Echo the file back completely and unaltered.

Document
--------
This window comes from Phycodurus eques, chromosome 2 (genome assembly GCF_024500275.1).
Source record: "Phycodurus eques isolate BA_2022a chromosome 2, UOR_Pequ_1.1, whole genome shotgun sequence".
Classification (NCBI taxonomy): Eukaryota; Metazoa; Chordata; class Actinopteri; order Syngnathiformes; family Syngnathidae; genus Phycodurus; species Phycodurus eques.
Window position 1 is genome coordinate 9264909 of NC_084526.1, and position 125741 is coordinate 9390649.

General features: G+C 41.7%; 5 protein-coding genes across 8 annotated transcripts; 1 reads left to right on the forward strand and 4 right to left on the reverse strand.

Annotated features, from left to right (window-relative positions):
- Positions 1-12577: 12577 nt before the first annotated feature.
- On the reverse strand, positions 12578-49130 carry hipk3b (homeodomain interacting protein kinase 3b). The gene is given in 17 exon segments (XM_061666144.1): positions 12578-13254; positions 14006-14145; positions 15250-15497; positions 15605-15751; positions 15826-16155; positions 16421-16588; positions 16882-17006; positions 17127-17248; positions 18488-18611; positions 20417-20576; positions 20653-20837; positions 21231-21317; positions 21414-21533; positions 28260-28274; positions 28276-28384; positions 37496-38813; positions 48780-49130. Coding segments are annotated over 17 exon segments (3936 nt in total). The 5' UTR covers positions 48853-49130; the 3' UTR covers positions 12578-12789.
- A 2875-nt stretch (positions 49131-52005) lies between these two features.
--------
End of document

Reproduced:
This window comes from Phycodurus eques, chromosome 2 (genome assembly GCF_024500275.1).
Source record: "Phycodurus eques isolate BA_2022a chromosome 2, UOR_Pequ_1.1, whole genome shotgun sequence".
Classification (NCBI taxonomy): Eukaryota; Metazoa; Chordata; class Actinopteri; order Syngnathiformes; family Syngnathidae; genus Phycodurus; species Phycodurus eques.
Window position 1 is genome coordinate 9264909 of NC_084526.1, and position 125741 is coordinate 9390649.

General features: G+C 41.7%; 5 protein-coding genes across 8 annotated transcripts; 1 reads left to right on the forward strand and 4 right to left on the reverse strand.

Annotated features, from left to right (window-relative positions):
- Positions 1-12577: 12577 nt before the first annotated feature.
- On the reverse strand, positions 12578-49130 carry hipk3b (homeodomain interacting protein kinase 3b). The gene is given in 17 exon segments (XM_061666144.1): positions 12578-13254; positions 14006-14145; positions 15250-15497; positions 15605-15751; positions 15826-16155; positions 16421-16588; positions 16882-17006; positions 17127-17248; positions 18488-18611; positions 20417-20576; positions 20653-20837; positions 21231-21317; positions 21414-21533; positions 28260-28274; positions 28276-28384; positions 37496-38813; positions 48780-49130. Coding segments are annotated over 17 exon segments (3936 nt in total). The 5' UTR covers positions 48853-49130; the 3' UTR covers positions 12578-12789.
- A 2875-nt stretch (positions 49131-52005) lies between these two features.